WikiLeaks founder Julian Assange is finding himself in open conflict with his Ecuadorean protectors as the group's latest dump targeting Hillary Clinton's presidential campaign runs afoul of the South American government's goal of warming up to Washington.
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Ecuador's move to cut off his internet access at its embassy in London was a stinging rebuke from leftist President Rafael Correa, who in 2012 heralded Assange as a digital-age Robin Hood and granted him asylum over protests from the United States, the United Kingdom and Sweden, where he faces allegations of rape.
Correa's government said Tuesday that WikiLeaks' publication of a trove of damaging emails from Clinton's campaign had impacted the U.S. election in violation of Ecuador's traditional respect for other nations' sovereignty.
Analysts say Correa is unlikely to now kick Assange out into the streets of London where he faces certain arrest. But allowing him to keep leaking secrets from the embassy risks putting the small Andean nation unwittingly on Russia's side of a brewing cyber-battle with the United States, Ecuador's top trade partner, at a time of deep economic stress.
"Before, the costs for Ecuador of hosting Assange were minor," said Santiago Basabe, a political analyst at the Latin American School of Social Sciences in Quito. "But they are growing bigger now because they involve questions of U.S. national security, its tense relations with Russia and the presidential elections."
The cascade of disclosures of Democratic operatives' hacked emails, including this week's publication of Clinton's speeches to Wall Street investment bank Goldman Sachs, has been hailed by Republican candidate Donald Trump as evidence of his rival's dishonesty. However, U.S. intelligence agents say the hack is the work of the Kremlin, although it's not clear how the files ended up with WikiLeaks.
Regardless, Ecuador has plenty of reasons to try to curry favor with Washington.
The oil-dependent, dollarized economy is fighting a recession made worse by low crude prices, a destructive earthquake in April and a strong U.S. dollar. Adding to the uncertainty is Correa's imminent departure from office after a decade in power that provided a sense of stability after years of coups and revolving-door presidencies.
Analysts say whoever wins February's election — Correa's preferred successor currently leads polls — is almost certain to turn to the International Monetary Fund for a bailout. In such a scenario the support of the Washington, the biggest shareholder in the IMF, will be key in determining how severe an austerity program is required.
"Assange has inserted Ecuador in the U.S. presidential campaign and exposed it to retaliation in case Clinton wins," said former Foreign Minister Mauricio Gandara, adding that the publication of stolen documents is considered a crime in Ecuador.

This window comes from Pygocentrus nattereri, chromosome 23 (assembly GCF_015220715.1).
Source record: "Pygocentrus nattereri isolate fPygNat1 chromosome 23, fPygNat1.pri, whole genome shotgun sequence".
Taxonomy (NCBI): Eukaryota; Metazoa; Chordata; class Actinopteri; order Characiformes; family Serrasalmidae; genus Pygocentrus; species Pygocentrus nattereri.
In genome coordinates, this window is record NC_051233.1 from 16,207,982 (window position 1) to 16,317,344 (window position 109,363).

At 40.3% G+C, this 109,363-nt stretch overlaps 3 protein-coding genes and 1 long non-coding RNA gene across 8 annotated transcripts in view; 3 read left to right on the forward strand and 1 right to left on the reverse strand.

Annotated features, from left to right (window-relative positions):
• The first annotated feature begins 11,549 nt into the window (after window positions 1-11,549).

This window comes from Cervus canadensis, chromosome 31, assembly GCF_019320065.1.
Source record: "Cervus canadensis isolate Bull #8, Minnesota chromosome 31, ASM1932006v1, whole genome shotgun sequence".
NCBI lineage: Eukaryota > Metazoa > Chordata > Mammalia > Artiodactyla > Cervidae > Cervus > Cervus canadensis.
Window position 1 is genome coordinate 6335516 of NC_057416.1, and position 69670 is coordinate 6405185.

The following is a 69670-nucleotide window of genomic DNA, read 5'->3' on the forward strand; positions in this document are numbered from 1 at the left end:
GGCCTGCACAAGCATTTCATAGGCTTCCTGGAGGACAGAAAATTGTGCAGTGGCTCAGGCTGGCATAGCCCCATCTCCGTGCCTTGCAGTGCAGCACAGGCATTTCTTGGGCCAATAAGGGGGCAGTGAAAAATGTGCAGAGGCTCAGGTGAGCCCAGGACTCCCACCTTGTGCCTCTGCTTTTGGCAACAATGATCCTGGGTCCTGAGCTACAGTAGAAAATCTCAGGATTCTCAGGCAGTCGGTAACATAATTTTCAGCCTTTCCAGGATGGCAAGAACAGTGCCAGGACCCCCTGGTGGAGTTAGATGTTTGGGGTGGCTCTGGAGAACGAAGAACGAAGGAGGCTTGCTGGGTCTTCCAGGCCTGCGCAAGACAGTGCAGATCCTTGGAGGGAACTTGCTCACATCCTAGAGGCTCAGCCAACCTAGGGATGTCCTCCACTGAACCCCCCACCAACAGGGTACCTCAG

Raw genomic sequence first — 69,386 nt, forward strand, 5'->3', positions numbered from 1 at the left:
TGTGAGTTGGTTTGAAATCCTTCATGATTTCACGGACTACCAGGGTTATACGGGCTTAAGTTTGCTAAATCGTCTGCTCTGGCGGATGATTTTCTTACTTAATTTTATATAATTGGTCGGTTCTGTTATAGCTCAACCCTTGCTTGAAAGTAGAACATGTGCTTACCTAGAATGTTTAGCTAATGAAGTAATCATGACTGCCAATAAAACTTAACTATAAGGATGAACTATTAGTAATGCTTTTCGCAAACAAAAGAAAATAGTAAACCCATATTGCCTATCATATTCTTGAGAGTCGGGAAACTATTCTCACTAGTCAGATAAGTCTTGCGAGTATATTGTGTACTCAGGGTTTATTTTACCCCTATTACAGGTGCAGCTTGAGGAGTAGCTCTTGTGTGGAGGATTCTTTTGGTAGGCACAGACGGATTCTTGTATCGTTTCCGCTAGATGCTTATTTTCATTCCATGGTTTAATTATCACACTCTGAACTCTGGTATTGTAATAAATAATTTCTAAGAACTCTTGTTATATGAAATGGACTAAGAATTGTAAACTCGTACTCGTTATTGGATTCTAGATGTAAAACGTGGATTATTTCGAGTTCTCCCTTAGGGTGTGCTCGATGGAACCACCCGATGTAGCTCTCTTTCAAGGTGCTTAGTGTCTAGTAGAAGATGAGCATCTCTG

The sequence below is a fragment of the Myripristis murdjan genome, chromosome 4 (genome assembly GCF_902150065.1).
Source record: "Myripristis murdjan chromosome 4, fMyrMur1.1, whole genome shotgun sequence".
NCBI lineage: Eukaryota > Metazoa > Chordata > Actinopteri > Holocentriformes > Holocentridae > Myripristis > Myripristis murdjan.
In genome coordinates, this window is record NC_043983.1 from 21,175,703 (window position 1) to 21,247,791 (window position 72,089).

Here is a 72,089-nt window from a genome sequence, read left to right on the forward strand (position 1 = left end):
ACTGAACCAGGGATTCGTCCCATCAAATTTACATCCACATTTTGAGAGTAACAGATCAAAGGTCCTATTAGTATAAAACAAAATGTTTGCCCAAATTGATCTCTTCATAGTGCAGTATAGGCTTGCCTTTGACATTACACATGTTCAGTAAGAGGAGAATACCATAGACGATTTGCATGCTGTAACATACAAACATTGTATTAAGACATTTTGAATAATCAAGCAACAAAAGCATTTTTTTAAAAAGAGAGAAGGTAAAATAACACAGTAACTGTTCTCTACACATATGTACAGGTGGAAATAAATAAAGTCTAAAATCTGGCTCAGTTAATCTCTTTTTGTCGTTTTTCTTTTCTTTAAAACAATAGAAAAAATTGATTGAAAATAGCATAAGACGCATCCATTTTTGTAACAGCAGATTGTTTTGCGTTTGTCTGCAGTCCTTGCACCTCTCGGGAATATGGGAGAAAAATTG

Correa, who in 2009 closed the only U.S. military base in South America and two years later expelled the U.S. ambassador, still peppers his speeches with anti-Yankee harangues in the mold of the late Venezuelan President Hugo Chavez.
But with Venezuela in economic freefall and ideological allies losing power in countries like Argentina and Brazil, Correa has quietly extended an olive branch to the Obama administration and sought to deepen commercial ties. This week he's hosting an American trade delegation.
Correa also praised Clinton in an interview last month with Moscow-based broadcaster RT.
"For the good of the United States and the world, and for my personal appreciation of her, I'd like to see Hillary win," he said.
Tensions between Assange and his hosts have surfaced before. In 2013, Correa criticized him for shooting a video from the embassy mocking Australian politicians during a political campaign.
On Tuesday, Ecuador said WikiLeaks' "journalistic activities" would not be affected by the "temporary restrictions" on Assange's communications.
Assange accused Ecuador of bowing to U.S. pressure and alleged that Secretary of State John Kerry discussed the issue with Correa last month in Colombia, something both Washington and Quito deny.
It seems unlikely he will submit to the internet ban quietly. Over the weekend WikiLeaks released three lines of code it described as "pre-commitments," labeling them "John Kerry," ''Ecuador," and "FCO" — an apparent reference to Britain's Foreign and Commonwealth Office. Pre-commitments are cryptographic functions that can be used to verify the integrity of material released subsequently.
Security experts interpreted that as a warning to the named parties that WikiLeaks has ammunition in reserve that could embarrass his hosts as well.
For most Ecuadoreans, Assange's case seems like a Hollywood spy movie with little bearing on their daily life. But even Correa's opponents have shown little enthusiasm for revoking the Australian's asylum.
"We can't just throw him out of the embassy from night to day because he could be exposed to risks," opposition presidential candidate Guillermo Lasso said last month, even while arguing that Assange was breaking the conditions of his asylum.
AP writers Joshua Goodman in Bogota, Colombia, and Raphael Satter in Paris contributed to this report.